The CECC also called for countries to refrain from returning Uyghurs to their homeland and instead provide them humanitarian assistance, and also called for other countries to pass their own versions of the Uyghur Forced Labor Prevention Act.
Chinese Foreign Ministry Spokesperson Wang Wenbin denounced the report as “completely invalid and a political tool serving the US and some Western forces,” criticizing the fact that it was based on the testimony from 40 interviewees, saying that such a small number is “not enough to be used as samples to jump to a serious conclusion against a country on human rights.”
The U.S. Department of State recently warned that the Chinese government is actively attempting to “manipulate and dominate global discourse on Xinjiang and to discredit independent sources reporting ongoing genocide and crimes against humanity.”
The U.N.’s Special Rapporteur on contemporary forms of slavery had previously identified two methods of forced labor in Xinjiang, one of which is a system that detains minorities and subjects them to work placements, while the other system shifts rural laborers into other forms of low-skilled, low-paid work. While the Chinese government claims that the programs provide work opportunities for minorities, the report found that “indicators of forced labor pointing to the involuntary nature of work rendered by affected communities have been present in many cases.”
China’s crackdown on Xinjiang also includes alleged coercion to have contraception devices inserted and even allegations from some women of full sterilization. Hospitals in the region have reportedly committed forced late-term abortions on Uyghur women and killed newborn Uyghur babies to enforce China's family planning policies, according to a former hospital worker in the region. Uyghur women, who used to have among the highest fertility rates in the country, have seen precipitous drops in fertility in recent years.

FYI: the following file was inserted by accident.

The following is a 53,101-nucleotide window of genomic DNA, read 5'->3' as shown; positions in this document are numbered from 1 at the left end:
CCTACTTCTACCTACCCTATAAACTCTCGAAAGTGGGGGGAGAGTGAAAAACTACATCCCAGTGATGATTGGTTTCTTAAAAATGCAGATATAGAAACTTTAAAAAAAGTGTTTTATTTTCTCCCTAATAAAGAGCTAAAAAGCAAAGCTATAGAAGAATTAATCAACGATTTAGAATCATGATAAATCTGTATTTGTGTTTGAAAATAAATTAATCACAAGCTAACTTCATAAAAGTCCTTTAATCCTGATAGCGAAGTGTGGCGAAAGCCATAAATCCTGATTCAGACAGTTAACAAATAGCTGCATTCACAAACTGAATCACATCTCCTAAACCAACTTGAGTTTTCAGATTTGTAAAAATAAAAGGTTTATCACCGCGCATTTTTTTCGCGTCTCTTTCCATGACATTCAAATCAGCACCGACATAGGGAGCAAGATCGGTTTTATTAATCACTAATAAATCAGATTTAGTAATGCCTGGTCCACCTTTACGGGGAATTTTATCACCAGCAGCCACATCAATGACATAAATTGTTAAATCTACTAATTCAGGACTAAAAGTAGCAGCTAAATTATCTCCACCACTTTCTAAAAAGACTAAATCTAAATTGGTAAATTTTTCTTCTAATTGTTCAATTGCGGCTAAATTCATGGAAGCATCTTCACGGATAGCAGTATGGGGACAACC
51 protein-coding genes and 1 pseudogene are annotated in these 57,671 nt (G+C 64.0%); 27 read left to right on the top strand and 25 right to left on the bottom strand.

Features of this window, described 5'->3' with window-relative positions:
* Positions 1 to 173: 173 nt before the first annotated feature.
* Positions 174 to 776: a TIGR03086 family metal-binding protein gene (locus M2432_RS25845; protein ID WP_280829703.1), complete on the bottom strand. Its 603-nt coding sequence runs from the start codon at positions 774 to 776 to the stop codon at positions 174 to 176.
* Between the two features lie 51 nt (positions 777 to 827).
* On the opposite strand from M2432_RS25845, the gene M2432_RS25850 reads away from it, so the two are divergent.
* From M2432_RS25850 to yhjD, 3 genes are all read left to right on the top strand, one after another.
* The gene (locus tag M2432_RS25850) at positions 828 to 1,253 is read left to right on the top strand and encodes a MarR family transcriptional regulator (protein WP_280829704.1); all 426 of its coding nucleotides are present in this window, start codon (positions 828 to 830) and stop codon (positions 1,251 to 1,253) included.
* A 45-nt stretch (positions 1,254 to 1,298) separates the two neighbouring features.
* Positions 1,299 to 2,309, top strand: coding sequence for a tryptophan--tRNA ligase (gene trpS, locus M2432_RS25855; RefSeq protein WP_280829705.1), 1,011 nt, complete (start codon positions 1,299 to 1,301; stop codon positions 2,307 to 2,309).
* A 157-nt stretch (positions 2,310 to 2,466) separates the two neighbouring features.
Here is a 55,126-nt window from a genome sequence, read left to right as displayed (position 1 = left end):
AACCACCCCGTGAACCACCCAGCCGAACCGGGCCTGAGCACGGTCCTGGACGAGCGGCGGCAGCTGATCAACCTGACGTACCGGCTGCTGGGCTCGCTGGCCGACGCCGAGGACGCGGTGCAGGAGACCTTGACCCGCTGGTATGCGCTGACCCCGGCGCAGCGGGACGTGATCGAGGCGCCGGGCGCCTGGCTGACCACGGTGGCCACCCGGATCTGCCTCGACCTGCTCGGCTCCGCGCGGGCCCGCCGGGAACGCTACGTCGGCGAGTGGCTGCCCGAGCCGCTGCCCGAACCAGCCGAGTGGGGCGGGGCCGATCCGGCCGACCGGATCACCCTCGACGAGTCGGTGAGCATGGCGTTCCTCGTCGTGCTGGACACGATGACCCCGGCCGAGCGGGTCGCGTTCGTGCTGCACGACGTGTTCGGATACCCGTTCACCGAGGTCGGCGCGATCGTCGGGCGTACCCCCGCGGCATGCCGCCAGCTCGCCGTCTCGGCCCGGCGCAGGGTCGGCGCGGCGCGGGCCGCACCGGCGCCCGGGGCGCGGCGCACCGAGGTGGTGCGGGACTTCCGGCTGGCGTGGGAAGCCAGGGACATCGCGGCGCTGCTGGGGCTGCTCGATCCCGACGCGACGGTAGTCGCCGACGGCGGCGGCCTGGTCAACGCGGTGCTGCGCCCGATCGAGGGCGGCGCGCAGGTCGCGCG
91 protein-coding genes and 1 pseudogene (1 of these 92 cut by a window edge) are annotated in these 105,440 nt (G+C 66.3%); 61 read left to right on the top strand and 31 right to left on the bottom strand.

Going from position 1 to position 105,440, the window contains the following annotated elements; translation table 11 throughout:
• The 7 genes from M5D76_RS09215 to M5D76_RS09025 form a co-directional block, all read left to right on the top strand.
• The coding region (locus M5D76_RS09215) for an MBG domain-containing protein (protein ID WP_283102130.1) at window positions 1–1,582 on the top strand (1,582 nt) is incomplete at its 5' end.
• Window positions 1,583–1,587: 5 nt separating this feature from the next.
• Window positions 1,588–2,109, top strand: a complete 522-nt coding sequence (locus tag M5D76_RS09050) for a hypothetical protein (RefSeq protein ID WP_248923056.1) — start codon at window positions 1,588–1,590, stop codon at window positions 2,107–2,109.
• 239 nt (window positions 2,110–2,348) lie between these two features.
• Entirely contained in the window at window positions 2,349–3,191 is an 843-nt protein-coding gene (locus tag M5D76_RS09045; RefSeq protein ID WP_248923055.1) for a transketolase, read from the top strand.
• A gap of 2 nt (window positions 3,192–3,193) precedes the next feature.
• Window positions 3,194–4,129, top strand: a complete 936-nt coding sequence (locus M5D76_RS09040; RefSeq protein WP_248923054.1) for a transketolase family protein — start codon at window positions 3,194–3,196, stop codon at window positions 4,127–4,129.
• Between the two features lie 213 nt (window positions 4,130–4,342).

In the most recent report, Bachelet wrote that several women interviewed raised allegations of forced birth control, in particular forced IUD placements and possible forced sterilizations for Uyghur and ethnic Kazakh women. Some women spoke of the risk of harsh punishments including “internment” or “imprisonment” for violations of the family planning policy; some women who said they were forced to have abortions or forced to have IUDs inserted after having reached the permitted number of children under the family planning policy.
“These first-hand accounts, although limited in number, are considered credible,” the report states.
The Vatican has remained largely silent on the persecution of the Uyghurs, though Pope Francis did describe the Uyghurs as a persecuted people in a book published in 2021. The Chinese foreign ministry responded by saying that the claim was groundless.
Other Catholic leaders have condemned China’s actions in Xinjiang, with two Asian cardinals and 74 other religious leaders releasing a statement in August 2020 calling the Chinese government's treatment of Uyghurs "one of the most egregious human tragedies since the Holocaust.”
Nothing in the most recent U.N. report is legally binding; even if a majority of countries within the U.N. Human Rights Council were to vote to establish a formal probe, there is no mechanism to compel China to comply, CNN reported.
Jonah McKeown is a staff writer and podcast producer for Catholic News Agency. He holds a Master’s Degree from the University of Missouri School of Journalism and has worked as a writer, as a producer for public radio, and as a videographer. He is based in St. Louis.